President Donald Trump met Friday with German Chancellor Angela Merkel and a group of prominent CEOs with a vested interest in maintaining a beneficial business relationship between the two countries. The president also used the meeting as an opportunity to criticize international payments to NATO, the majority of which fall short of the target level. He did reaffirm his administration’s commitment to the international organization, while saying it is only fair other countries step up their contributions to meet the two percent target, which Germany currently falls short of.
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Despite the NATO jab, the president once again kept the focus on jobs, emphasizing the need to modernize training for America’s workforce, “especially with respect to manufacturing jobs,” which he noted were returning to the country “big league.”
The President lauded Germany’s vocational program as one of the best in the world, saying: “Germany has been a model for highly successful apprenticeship programs. As a result the youth unemployment rate is much lower than other countries.”
Salesforce (NYSE:CRM) CEO Marc Beinoff, Dow Chemical (NYSE:DOW) CEO Andrew Liveris and IBM (NYSE:IBM) CEO Ginni Rometty were among the American executives represented at the White House Friday.
Joe Kaeser, CEO of Siemens - the largest manufacturing and electronics company in Europe - and Harald Krueger, CEO of automaker BMW, accompanied Merkel to the meeting with Trump--which was postponed due a snowstorm on Tuesday.
After the press conference, the pair will touch on some more of the contentious economic issues between the countries, including trade.
“Over lunch the Chancellor and I will talk about our economic partnership. We must work together toward fair and reciprocal trade policies that benefit both of our countries. Millions of U.S. citizens have been left behind by international commerce,” Trump said.
President Trump has promised to tackle America’s mounting trade deficits, reiterating that pledge Wednesday during a speech in Detroit at the American Center for Mobility.
“[Politicians] said [these chronic deficits] helped us win friends abroad. I don't want friends abroad if that's what it's going to take…They don’t like us. They think we’re stupid,” the president said before a group of auto executives, workers and union members.
Trump's “buy American, hire American” agenda could include a House GOP proposed border-adjustment tax; a 20% tariff on goods produced outside the U.S. and sold domestically. The tariff is expected to be among the topics Merkel will bring up during the lunch.
“There are…reports that Merkel will urge against a border adjusted tax and is considering retaliatory tariffs on the U.S.," said Doug Holtz-Eakin, American Action Forum president, in an interview with FOX Business. "In theory, the House Blueprint wouldn’t affect U.S. trade at all, but other details of the House tax plan might.”
Merkel called the U.S. border-adjustment tax a “protective tariff” and has said Berlin would consider retaliating with higher taxes on American businesses, according to Germany’s Der Spiegel magazine.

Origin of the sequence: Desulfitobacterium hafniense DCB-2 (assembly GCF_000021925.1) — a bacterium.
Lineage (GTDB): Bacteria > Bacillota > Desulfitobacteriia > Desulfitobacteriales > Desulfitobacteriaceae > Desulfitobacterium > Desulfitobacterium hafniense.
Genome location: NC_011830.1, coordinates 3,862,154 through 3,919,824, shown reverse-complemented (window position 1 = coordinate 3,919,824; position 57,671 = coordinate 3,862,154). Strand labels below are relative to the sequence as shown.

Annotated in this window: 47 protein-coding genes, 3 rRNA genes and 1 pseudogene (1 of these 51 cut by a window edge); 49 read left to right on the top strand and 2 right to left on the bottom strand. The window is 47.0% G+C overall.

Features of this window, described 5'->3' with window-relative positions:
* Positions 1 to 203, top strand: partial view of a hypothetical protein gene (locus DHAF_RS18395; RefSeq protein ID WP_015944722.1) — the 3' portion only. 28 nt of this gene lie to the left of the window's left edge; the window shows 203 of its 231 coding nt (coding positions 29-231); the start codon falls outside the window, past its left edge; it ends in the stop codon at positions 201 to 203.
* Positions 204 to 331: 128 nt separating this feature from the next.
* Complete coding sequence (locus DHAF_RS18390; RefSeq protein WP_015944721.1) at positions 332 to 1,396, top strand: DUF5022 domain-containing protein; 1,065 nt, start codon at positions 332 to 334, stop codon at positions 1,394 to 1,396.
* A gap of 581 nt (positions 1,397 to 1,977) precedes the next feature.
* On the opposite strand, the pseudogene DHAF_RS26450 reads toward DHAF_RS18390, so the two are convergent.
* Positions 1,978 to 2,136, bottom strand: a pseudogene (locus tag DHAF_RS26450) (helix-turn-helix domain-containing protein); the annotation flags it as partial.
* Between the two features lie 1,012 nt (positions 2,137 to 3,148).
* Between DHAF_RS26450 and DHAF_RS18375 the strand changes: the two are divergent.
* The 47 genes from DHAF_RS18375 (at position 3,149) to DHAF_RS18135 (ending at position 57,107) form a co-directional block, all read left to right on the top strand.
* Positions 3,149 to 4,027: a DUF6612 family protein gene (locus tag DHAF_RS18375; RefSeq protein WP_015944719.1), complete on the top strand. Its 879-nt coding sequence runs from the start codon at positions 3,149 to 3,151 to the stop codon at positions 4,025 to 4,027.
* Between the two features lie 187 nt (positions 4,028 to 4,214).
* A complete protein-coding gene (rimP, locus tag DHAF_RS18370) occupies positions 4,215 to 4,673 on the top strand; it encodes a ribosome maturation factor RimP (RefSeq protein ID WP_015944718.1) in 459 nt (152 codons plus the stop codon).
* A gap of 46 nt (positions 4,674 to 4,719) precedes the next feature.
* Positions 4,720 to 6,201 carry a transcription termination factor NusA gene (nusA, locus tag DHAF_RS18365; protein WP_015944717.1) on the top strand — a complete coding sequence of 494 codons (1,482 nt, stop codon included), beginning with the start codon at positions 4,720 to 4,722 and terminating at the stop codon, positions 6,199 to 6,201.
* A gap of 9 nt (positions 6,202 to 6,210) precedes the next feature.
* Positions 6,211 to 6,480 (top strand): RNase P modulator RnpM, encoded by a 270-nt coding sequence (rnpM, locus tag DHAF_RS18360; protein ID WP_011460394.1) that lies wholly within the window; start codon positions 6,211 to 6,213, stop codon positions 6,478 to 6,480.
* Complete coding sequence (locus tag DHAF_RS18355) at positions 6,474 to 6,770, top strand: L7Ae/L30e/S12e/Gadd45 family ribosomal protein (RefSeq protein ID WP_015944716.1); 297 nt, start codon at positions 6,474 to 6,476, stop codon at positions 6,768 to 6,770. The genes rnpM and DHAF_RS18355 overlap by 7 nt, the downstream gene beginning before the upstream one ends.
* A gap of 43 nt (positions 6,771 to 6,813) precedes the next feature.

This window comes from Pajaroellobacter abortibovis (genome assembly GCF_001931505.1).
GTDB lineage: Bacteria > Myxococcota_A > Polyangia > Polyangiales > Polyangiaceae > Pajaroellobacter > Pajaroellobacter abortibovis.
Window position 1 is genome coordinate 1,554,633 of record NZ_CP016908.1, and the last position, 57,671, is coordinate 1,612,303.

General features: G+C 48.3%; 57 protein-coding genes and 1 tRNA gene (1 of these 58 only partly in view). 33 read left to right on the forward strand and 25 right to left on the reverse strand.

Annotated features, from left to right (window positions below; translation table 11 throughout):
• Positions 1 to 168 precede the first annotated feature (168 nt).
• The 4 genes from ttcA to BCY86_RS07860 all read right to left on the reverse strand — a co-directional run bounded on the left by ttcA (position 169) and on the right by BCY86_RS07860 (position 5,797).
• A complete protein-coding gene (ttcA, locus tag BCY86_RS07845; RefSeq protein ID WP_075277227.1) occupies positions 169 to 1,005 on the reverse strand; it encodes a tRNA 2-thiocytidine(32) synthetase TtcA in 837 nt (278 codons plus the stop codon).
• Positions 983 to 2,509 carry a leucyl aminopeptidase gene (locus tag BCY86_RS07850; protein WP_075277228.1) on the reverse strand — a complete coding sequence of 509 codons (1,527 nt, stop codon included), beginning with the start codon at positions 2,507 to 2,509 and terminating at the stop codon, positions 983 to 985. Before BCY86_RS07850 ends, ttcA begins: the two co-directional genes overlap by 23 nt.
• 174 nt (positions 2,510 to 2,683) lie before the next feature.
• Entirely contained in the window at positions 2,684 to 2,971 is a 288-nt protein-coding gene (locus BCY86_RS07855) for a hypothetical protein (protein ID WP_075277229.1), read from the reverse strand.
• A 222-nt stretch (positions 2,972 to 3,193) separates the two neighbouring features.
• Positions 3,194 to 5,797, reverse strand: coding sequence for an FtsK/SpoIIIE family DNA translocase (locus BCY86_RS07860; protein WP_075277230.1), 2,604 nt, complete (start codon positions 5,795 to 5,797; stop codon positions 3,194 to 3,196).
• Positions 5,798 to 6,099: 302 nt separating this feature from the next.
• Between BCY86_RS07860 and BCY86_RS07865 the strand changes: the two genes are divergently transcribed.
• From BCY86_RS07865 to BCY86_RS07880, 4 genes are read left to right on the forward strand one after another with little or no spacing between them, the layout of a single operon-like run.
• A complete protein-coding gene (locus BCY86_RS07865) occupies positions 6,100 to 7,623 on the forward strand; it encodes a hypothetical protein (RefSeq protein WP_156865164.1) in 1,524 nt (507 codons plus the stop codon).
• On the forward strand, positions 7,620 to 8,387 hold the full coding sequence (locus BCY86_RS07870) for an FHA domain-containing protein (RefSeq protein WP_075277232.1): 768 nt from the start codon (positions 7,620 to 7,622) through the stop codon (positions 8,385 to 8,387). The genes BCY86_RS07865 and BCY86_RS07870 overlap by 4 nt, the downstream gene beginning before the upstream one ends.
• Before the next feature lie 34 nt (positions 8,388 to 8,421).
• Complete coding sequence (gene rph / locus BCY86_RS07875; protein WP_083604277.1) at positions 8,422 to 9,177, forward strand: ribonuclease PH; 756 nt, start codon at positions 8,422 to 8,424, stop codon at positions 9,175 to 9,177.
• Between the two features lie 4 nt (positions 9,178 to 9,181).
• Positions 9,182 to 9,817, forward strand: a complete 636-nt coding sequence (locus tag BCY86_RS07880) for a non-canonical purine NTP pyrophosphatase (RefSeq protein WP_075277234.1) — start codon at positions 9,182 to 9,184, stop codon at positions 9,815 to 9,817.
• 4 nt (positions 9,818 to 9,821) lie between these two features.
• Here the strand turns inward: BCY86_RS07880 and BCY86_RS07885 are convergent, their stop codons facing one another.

In 2016, America’s trade deficit with Germany was its fifth largest at more than $64 billion. In January, the U.S. imported a surplus of $4.9 billion worth of goods from the European country when compared to the amount it exported there, according to the U.S. Census Bureau.
Earlier this month the president’s top advisor on trade, Peter Navarro, told a group of economists “Germany is one of the most difficult trade deficits that we're going to have to deal with."
On Friday, Merkel thanked the United States for its contributions to the “economic rise” of Germany.
Germany is the third largest export economy in the world; in 2016 it enjoyed a record surplus of more than 8% of GDP, according to the country’s statistics agency. Last year, the U.S. served as the top purchaser of German goods, importing $114 billion worth of German products, chief among them vehicles and car parts. The proposed U.S. import tax has become a mounting concern for both Merkel, who faces reelection in September, and German business leaders.
German companies have made significant contributions to job creation in the U.S., where Siemens employs 50,000 American workers and BMW’s South Carolina plant, with 8,000 jobs, is the nation’s top auto exporter. BMW says it is directly or indirectly responsible for 70,000 jobs in the U.S.
"During our talks, I informed the President about our operations in the USA: our largest manufacturing plant worldwide is in South Carolina and we are the country’s largest vehicle exporter by value," BMW CEO Harald Krueger said in a statement following the business roundtable.
Trump has been openly critical of automakers, including BMW, which he derided for its plans to build a new $1 billion plant in Mexico. He also criticized German car manufacturers for unfair trade practices in an interview with German newspaper Bild: "How many Chevrolets do you see in Germany? Not too many, maybe none, you can see nothing over there, it's a one-way street.”
The president will also likely discuss a prospective new trade alliance with the German chancellor. The Trump administration is still considering entering into the proposed trade agreement with the European Union, known as the Transatlantic Trade & Investment Partnership (TTIP).
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